JOB-HOPPING IS INEVITABLY what Easterners single out as Silicon Valley's most distinctive cultural trait. Employees there, notes Foundation Capital's Koontz, offer companies "transient loyalty": "When people are engaged with a company, they are passionately committed to it--as opposed to obligingly committed, as one might have been in a 30-year career at IBM." Inspired, they put their lives on hold and focus all their energies on their work. "Having said that," Koontz cautions, "people have demonstrated an ability to magically lose that loyalty on very short notice and go and rev up an equally passionate commitment to somebody else." For the valley's mobile professionals, employment is another partnership in a resilient network of relationships. It isn't a lifetime commitment on either side.
The valley of perfect skies and unstable ground does not inspire thoughts of permanence. Blending intense ambition and constant upheaval, it has created a carpe diem culture of transitory greatness: You achieve today because everything could change tomorrow. Boston is also a stimulating intellectual environment and still produces a steady stream of startups. But the regional culture of anticipation means technologists and entrepreneurs must struggle between its two extremes: too much control and too little closure. Hutchinson, the Boston technology-management consultant, draws the contrast between the hierarchy of Harvard--"a pecking order with a capital P"--and the openness of high tech ventures, such as Digital Equipment, that sprang from the MIT culture. That culture, he notes, is to say, "Everybody's interesting. Every thing is interesting. Every possibility is interesting. Let's discuss things. Let's have more conversations. Let's debate stuff. Because it's just interesting. Oh, we need to turn out a product. Gosh." That pure, impractical culture of visionary play may generate wonderful ideas, but someone else must turn them into realities.
Kimbo Mundy of Bidder's Edge illustrates the difference between the coasts with two technological heroes: Tim Berners-Lee, now at MIT, who invented the underlying structures of the World Wide Web, and Marc Andreessen, now in Silicon Valley, who created the good-enough integration of text and graphics that made it take off. Each migrated to the appropriate cultural milieu. "On the East Coast," says Mundy, "it;s the building of the thing that's most important. And on the West Coast, the sharing of it is relatively more important. Getting things out to the light of day seems more important there."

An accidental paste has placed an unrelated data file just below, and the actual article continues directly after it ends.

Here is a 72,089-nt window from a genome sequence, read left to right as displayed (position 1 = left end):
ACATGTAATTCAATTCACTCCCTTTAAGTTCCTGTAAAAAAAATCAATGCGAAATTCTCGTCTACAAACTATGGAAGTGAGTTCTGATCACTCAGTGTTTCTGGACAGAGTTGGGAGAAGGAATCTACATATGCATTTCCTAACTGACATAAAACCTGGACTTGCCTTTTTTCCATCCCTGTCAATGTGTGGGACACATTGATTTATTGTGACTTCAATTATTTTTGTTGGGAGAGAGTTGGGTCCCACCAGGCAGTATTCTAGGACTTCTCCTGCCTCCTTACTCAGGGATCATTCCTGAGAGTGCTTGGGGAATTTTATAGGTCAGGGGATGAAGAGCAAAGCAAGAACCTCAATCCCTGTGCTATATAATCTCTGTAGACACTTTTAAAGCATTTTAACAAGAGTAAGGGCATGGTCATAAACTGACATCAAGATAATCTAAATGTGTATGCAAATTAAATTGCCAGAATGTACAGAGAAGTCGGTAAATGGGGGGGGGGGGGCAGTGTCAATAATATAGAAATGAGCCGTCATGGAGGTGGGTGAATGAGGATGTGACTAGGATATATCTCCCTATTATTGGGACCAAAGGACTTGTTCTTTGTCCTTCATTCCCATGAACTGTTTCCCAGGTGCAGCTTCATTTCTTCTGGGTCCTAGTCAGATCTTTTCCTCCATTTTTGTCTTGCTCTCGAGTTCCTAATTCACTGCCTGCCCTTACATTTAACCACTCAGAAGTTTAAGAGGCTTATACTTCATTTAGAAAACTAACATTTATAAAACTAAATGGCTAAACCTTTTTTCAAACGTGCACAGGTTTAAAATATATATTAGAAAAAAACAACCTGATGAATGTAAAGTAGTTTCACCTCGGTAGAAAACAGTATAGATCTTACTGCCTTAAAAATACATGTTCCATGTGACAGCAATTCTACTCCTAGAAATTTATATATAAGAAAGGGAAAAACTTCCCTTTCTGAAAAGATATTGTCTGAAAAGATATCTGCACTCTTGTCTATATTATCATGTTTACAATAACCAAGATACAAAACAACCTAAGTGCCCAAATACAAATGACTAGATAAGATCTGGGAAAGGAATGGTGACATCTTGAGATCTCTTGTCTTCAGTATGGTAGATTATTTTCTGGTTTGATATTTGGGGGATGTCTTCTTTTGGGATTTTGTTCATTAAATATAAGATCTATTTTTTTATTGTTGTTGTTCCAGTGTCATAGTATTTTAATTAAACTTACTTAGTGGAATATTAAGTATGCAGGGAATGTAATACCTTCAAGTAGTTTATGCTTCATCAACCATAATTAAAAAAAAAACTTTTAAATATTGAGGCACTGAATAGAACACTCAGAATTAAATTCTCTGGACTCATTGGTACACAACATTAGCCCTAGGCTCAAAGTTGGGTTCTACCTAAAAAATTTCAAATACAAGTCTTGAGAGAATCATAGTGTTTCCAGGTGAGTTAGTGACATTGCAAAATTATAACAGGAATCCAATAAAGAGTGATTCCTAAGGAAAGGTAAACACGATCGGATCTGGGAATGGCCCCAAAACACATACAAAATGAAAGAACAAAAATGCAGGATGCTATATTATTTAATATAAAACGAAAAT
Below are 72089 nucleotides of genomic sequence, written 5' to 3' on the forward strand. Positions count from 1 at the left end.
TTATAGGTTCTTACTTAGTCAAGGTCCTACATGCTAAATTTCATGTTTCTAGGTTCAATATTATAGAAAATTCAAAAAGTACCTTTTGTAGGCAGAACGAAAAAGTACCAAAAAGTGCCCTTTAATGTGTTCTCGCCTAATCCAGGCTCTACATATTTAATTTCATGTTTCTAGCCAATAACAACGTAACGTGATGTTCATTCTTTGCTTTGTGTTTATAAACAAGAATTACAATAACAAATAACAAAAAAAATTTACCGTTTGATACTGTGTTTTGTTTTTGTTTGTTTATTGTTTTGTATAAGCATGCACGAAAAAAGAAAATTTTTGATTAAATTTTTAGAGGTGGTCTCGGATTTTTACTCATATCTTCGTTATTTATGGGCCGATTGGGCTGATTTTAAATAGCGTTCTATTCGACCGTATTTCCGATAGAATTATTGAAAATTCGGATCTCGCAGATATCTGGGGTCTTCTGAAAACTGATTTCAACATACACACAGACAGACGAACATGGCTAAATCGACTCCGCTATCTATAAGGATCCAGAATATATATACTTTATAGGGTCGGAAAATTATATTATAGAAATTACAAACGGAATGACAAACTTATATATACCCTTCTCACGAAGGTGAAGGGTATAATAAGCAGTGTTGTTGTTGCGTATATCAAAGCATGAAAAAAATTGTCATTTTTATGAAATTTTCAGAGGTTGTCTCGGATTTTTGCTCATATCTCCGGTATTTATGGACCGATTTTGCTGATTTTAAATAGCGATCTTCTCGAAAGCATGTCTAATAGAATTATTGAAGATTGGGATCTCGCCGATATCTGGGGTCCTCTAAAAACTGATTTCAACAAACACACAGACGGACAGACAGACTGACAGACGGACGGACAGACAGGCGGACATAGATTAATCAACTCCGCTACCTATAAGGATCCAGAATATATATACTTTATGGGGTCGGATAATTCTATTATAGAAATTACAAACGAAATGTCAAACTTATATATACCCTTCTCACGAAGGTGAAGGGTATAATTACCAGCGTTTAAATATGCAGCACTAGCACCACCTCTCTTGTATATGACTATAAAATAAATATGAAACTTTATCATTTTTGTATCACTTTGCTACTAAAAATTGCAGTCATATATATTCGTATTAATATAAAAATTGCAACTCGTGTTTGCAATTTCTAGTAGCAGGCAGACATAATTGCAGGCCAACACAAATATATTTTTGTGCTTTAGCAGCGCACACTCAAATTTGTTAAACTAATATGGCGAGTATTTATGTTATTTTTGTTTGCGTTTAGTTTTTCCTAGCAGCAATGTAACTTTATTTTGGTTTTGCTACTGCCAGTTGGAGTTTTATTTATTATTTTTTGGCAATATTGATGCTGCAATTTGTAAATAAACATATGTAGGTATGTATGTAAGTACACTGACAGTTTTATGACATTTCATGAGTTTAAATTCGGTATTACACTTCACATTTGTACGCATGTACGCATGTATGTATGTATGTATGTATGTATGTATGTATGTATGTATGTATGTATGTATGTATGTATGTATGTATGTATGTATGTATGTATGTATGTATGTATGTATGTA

Once they hit the light, no one can anticipate just where innovations will lead--or whether they will in fact succeed. It is by trusting the search, permitting experiments whose results no one can know, that we allow advances to occur. In a 1979 paper, Wildavsky prefigured his discussion of anticipation and resilience with a meditation on the sources of progress. It depends, he suggested, on spontaneity and serendipity, on discoveries no one can predict or foresee: "Incessant search by many minds...produces more (and more valuable) knowledge than the attempt to program the paths to discovery by a single one....Not only markets rely on spontaneity; science and democracy do as well....Looking back over past performance, adherents of free science, politics, and markets argue that on average their results are better than alternatives, but they cannot say what these will be....The strength of spontaneity, its ability to seek out serendipity, is also its shortcoming--exactly what it will do, as well as precisely how it will do it, cannot be specified in advance."
Nowadays it seems that every place wants to be like Silicon Valley--to discover its secrets and copy them. Here, then, is a secret that can be copied, even in places with lousy weather and stable ground: Don't ask for answers in advance. Don't try to create a life without surprises. Trust serendipity.